That type of character and emotion is such a delight to watch that it makes “Ed Wood” contagious and makes me want to be an artist in my own way.

“Ed Wood” serves as a reminder to all artist that you have to enjoy what you do and not pursue art for all the wrong reasons. That you will face tough challenges and there is a good chance that others will not like your work, but you have to do it for yourself. Because you’re in love with art and want to make your visions a reality.

With great performances by Johnny Depp and Martin Landau as an incredibly convincing Bela Lugosi, the actor who played the original Dracula, consistently funny, and the film still manages to poke fun at the ridiculous nature of Ed Wood’s cheap and insanely fast work. “Ed Wood” serves as a love letter to 1950s filmmaking, and to the king of bad movies.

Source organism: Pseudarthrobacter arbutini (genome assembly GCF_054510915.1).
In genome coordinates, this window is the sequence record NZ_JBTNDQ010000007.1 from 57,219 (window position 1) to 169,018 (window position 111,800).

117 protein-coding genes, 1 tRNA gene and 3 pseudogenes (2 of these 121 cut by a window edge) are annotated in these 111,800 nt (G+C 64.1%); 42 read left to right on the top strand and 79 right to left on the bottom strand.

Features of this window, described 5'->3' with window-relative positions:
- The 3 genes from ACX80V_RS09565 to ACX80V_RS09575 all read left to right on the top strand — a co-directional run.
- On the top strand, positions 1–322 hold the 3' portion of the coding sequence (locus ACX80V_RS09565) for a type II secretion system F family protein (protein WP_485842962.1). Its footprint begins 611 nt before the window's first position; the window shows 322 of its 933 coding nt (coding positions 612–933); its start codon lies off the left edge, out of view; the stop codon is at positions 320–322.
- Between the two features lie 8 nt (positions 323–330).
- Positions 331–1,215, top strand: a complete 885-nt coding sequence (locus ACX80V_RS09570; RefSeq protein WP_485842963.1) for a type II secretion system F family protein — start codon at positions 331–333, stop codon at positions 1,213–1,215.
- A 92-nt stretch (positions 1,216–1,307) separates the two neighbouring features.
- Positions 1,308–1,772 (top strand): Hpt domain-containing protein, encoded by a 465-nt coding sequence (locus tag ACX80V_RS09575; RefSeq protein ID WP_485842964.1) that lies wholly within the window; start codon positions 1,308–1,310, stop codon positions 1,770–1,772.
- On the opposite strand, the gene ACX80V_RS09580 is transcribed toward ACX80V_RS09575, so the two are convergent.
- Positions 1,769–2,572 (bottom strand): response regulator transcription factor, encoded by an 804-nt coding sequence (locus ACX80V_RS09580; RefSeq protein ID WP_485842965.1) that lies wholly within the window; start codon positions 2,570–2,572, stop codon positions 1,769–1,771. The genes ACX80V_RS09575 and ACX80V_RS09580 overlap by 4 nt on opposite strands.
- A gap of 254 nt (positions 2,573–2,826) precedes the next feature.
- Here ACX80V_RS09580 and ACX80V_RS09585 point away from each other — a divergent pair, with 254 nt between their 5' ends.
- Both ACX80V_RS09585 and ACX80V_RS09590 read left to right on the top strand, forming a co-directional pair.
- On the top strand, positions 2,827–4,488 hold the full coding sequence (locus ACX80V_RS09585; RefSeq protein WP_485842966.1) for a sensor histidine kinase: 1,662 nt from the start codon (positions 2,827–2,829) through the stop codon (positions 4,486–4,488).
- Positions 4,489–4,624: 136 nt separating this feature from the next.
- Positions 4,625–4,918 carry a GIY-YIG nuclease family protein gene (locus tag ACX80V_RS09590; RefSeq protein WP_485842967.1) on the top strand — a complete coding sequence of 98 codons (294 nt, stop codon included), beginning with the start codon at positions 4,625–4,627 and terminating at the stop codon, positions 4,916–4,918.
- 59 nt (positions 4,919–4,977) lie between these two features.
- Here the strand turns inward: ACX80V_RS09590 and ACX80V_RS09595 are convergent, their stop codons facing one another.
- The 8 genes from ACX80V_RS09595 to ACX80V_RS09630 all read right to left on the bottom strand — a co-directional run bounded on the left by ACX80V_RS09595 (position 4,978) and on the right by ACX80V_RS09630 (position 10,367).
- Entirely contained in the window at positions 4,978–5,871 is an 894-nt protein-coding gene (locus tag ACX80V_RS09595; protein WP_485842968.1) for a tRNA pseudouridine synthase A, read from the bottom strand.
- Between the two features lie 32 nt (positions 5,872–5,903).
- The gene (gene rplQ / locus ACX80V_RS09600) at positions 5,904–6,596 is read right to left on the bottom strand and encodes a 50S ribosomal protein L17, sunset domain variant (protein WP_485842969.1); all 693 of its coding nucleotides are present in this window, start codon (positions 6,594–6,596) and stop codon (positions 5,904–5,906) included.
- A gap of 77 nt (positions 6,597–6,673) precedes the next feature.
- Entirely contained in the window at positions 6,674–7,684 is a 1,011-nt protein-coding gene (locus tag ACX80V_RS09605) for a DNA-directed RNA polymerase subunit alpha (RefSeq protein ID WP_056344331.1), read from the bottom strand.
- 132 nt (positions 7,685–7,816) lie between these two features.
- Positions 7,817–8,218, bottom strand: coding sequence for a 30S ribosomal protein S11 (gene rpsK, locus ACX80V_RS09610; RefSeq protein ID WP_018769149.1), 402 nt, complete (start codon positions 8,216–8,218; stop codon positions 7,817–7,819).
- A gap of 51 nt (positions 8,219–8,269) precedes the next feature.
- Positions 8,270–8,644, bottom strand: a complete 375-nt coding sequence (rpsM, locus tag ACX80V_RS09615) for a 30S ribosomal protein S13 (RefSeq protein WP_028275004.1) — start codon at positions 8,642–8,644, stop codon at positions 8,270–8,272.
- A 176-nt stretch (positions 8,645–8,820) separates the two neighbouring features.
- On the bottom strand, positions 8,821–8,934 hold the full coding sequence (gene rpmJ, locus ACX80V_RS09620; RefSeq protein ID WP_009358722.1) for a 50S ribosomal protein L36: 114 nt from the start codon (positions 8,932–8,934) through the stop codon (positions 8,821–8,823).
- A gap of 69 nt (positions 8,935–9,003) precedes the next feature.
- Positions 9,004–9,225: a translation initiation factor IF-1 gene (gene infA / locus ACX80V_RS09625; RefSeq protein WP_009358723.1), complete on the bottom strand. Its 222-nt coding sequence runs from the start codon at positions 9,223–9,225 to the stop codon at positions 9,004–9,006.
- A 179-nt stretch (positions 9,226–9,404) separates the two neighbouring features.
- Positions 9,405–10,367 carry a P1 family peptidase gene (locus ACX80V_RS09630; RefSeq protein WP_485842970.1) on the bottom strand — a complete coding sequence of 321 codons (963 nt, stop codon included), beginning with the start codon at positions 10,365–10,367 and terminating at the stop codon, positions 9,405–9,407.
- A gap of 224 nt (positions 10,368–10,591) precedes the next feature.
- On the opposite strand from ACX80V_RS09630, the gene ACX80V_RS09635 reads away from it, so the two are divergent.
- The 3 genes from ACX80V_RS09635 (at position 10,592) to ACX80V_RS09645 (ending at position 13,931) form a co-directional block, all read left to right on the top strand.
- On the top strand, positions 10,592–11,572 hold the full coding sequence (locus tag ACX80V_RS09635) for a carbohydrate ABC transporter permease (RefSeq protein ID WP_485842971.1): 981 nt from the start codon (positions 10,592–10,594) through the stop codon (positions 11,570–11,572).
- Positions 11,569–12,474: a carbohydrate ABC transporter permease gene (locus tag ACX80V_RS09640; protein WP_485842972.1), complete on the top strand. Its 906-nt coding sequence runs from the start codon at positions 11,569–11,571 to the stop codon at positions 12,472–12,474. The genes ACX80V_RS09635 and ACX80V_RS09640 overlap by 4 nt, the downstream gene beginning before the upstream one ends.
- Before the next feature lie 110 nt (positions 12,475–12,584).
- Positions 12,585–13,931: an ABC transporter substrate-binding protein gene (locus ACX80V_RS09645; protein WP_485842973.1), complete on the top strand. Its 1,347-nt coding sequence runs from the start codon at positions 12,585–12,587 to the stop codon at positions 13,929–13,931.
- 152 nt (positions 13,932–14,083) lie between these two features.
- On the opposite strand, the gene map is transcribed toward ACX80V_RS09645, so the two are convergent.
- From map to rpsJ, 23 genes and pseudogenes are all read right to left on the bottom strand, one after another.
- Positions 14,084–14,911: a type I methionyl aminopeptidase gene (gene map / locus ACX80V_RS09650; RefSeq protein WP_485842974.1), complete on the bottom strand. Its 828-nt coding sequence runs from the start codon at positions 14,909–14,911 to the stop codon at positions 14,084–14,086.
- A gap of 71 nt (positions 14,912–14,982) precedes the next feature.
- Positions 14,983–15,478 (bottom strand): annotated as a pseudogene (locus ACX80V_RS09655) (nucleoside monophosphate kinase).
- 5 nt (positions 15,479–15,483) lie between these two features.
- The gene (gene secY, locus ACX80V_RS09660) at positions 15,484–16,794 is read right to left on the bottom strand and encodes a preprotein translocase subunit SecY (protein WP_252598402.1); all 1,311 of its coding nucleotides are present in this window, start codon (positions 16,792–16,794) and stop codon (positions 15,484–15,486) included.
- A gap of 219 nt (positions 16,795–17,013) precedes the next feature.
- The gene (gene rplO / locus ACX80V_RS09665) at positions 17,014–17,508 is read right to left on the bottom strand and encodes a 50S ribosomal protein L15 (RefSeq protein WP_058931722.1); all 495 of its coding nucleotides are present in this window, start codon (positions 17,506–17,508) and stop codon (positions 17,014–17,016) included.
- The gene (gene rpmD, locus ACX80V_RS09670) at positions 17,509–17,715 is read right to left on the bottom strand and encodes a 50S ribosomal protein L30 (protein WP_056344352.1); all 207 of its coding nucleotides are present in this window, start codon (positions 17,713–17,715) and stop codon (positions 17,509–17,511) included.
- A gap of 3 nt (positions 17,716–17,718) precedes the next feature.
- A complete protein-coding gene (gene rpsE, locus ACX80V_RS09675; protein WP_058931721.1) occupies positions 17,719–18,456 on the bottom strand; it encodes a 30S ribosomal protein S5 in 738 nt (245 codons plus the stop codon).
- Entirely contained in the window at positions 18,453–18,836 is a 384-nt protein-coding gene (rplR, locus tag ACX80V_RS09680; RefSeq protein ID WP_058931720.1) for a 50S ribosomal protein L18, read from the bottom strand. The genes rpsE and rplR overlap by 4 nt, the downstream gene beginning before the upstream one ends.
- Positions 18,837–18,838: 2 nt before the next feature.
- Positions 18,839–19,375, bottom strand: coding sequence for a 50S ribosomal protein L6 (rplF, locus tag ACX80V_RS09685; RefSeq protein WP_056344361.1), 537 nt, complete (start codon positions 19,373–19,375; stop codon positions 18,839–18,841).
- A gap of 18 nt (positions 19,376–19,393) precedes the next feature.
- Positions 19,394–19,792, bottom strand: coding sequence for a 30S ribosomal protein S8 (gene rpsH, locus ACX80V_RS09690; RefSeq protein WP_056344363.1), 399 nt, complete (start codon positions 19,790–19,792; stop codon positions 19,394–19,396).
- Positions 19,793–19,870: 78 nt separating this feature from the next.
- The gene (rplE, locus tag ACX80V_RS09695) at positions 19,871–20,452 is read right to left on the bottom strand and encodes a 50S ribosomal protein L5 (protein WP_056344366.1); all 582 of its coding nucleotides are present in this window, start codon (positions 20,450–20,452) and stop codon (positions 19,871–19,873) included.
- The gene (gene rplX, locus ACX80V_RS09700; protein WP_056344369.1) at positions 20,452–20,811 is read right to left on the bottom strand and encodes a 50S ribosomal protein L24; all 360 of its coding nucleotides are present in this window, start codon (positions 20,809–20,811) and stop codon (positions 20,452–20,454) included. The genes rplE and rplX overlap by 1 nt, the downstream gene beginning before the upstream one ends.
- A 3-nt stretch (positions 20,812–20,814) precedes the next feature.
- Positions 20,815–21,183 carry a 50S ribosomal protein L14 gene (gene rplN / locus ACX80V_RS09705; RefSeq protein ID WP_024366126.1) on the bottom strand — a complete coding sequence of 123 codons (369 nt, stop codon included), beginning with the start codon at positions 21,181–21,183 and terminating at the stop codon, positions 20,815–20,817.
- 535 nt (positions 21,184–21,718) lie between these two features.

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1 reply »

  1. Thank you for reminding me about this great wee movie. I remember going to see it because I had seen some of Ed Wood’s movies. I expected it to be a bit sad and wistful, a movie about failure and pathetic ambitions but what I found was an upbeat movie about the fun, the joy of creativity – and finding it thoroughly entertaining.

    Depp has rarely been better. This is the degree of kook he should have maintained. And Landau is incredible as Lugosi. His is a very nuanced and touching performance.

    Now you’ve reminded me about this gem, I must seek it out and revisit it.